3. tRNA or Transfer RNA. Like rRNA, tRNA is located in the cellular cytoplasm and is involved in protein synthesis. Transfer RNA brings or transfers specific amino acids to the ribosome that corresponds to each three-nucleotide codon of rRNA. The amino acids then can be joined together and processed to make polypeptides which is another name for proteins. A codon, in the realm of molecular biology, is a sequence of three nucleotides within DNA or RNA that corresponds to a specific amino acid or serves as a regulatory signal in protein synthesis. The very essence of life’s continuity across generations hinges on the processes of replication, transcription, and translation of the genetic code harbored within DNA and RNA.

After a polypeptide chain is synthesized, it may undergo additional processes. It may assume a folded shape due to interactions between its amino acids. It may also bind with other polypeptides or with different types of molecules, such as lipids or carbohydrates. Many proteins travel to the Golgi apparatus within the cytoplasm to be modified for a specific job. BCcampus 

Amino acids are compounds containing both a carboxyl group (—COOH) and an amino group (—NH2) as well as a side chain that is specific to the individual amino acid. A protein is a series of amino acids that are bonded together by a process called polymerization. The elements found in all amino acids are carbon, hydrogen, oxygen, and nitrogen, but two different side chains contain sulfur as well. The side chains are called R groups and give chemical properties to amino acids. Amino acids form proteins, some proteins form enzymes and many other molecules includes DNA

Enzymes are generally catalysts for synthesis of biological molecules, and they are large proteins. They also encode information. To correct any assembly errors, DNA has enzymes that are "spell correctors" that proofread DNA as part of the replication process by verifying the correct order of bases. This helps prevent mutations.​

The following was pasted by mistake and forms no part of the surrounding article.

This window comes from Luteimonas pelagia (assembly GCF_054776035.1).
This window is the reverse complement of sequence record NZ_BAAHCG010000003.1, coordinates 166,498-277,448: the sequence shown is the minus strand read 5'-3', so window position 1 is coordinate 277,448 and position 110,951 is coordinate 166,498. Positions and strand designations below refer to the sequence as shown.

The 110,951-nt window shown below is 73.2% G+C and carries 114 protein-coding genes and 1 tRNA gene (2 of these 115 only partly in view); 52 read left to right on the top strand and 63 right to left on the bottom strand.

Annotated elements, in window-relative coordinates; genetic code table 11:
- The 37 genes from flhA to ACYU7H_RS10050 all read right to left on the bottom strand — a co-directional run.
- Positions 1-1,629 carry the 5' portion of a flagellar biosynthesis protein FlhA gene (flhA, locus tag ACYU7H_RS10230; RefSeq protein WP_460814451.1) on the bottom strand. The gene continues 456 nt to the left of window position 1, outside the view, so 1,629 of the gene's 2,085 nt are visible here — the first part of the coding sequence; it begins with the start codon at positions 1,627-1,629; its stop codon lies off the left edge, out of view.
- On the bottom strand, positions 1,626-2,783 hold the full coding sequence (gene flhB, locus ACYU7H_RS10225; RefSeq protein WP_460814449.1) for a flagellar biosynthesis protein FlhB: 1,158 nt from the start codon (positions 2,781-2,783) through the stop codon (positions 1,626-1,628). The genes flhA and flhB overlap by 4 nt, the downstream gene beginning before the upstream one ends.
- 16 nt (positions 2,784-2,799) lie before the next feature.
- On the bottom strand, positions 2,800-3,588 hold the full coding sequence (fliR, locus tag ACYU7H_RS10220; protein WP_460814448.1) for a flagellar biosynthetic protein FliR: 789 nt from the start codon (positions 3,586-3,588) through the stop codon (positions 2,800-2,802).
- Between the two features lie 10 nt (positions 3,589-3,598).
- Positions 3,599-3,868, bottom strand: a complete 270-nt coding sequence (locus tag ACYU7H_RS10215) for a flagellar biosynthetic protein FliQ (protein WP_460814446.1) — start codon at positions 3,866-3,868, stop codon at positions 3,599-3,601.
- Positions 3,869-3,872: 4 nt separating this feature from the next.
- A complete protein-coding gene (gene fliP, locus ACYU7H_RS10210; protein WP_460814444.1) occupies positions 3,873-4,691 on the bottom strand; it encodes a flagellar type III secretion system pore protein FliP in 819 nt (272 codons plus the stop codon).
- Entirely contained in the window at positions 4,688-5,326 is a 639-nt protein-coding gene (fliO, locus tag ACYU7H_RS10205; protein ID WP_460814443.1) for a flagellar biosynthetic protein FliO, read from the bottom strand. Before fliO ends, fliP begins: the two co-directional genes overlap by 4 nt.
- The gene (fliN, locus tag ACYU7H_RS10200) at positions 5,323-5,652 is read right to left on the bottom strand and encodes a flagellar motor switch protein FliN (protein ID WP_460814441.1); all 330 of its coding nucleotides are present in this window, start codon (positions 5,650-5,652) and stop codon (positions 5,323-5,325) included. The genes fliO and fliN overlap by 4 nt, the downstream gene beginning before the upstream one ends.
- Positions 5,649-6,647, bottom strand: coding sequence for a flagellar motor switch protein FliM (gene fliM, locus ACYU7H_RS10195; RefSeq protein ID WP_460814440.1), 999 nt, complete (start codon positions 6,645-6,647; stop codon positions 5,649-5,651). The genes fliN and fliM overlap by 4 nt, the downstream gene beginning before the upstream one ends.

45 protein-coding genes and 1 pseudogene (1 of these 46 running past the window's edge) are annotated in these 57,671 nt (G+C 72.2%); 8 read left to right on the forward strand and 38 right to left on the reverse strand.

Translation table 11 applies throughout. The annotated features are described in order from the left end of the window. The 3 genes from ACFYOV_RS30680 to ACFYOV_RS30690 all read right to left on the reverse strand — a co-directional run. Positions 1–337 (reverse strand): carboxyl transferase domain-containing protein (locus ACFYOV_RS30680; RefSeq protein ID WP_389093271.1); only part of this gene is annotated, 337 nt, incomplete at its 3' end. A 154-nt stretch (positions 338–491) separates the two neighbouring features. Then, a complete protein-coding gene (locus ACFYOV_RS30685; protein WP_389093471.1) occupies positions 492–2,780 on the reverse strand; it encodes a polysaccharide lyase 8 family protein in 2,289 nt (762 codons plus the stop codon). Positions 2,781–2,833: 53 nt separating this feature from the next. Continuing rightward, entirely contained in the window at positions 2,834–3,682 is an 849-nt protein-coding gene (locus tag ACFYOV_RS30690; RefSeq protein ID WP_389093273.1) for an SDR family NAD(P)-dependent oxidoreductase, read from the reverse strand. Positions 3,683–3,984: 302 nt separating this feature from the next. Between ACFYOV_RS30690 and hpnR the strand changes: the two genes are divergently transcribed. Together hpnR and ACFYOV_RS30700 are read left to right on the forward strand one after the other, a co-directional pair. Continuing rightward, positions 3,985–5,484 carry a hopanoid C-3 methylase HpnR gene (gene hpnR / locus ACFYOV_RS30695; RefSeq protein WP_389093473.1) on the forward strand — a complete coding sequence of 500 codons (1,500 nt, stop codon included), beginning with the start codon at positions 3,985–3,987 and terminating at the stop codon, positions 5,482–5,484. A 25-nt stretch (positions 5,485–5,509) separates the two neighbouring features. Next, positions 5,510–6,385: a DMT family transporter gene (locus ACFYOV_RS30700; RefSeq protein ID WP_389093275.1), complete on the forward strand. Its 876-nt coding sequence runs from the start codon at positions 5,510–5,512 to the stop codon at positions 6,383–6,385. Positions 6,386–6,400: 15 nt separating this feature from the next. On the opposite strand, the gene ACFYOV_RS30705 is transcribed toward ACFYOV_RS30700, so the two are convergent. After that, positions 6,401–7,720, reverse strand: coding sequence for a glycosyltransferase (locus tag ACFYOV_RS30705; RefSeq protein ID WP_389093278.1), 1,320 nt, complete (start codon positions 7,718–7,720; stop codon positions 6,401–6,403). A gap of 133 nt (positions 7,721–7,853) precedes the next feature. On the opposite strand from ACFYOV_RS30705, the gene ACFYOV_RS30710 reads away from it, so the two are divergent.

​The four gases that make up DNA are Adenine, Thymine, Guanine and Cytosine (A, T, G, C). In the double helix DNA, Adenine pairs up with Thymine and Guanine pairs up with Cytosine. Also, part of the DNA is ribose (a sugar) and a phosphate group. Questions arise; how were the four gases originally formed, and was this a repeatable occurrence? How was the bonding created considering A and T have 2 hydrogen bonds and G and C have three hydrogen bonds.

How could monomers (building blocks) like amino acids or nucleotides have assembled into polymers, or actual biological macromolecules, on early Earth? In cells today, polymers are put together by enzymes. But, since the enzymes themselves are polymers, this is kind of a chicken-and-egg problem! Khan Academy, (4)

​It is not just sugars (carbohydrates) and nucleic acids that make up life, but life is composed of polymers. Protein is a polymer of amino acids, polysaccharides are a polymer of sugars and DNA and RNA are polymers of nucleotides (nucleic acids).

​In the challenge of creating molecules, yeast cells have protein to protein binding with 3,000 proteins. There are 10 to the 79th billionth power of combinations possible. In the entire universe the number of atoms is 10 to the 90th power. That is 10 followed by 90 zeros. To show the irreducible complexity of making DNA and RNA, consider that the amino acid cytosine must be present. Without it, no DNA or RNA. For a video of protein synthesis click here.

​The physical DNA is useless unless it is translated and leads to the production of proteins. There are 50 macromolecular components that are encoded in the DNA polymerase. The DNA cannot be translated without this complex. Were the 50 macromolecules a step-by-step process of cell evolution?

​There are four levels of protein structure:

  1. Primary structure. The protein is assembled in a polypeptide chain.
  2. Secondary structure. Formation of alpha helics and beta pleated sheets
  3. Tertiary structure. The protein obtains its 3D structure due to hydrophilic (attracted to water); and hydrophobic (repels water) interactions between the R groups and back bone.
  4. Quaternary structure. The combining of more than one peptide chain, and hydrogen and other bonds keep the protein chains together.

​No body knows the blueprint for this assembly process. Proteins can be from 150 to 3,000 amino acids long. The smallest known protein has 44 amino acids, and a small protein is considered to be 150 amino acids long.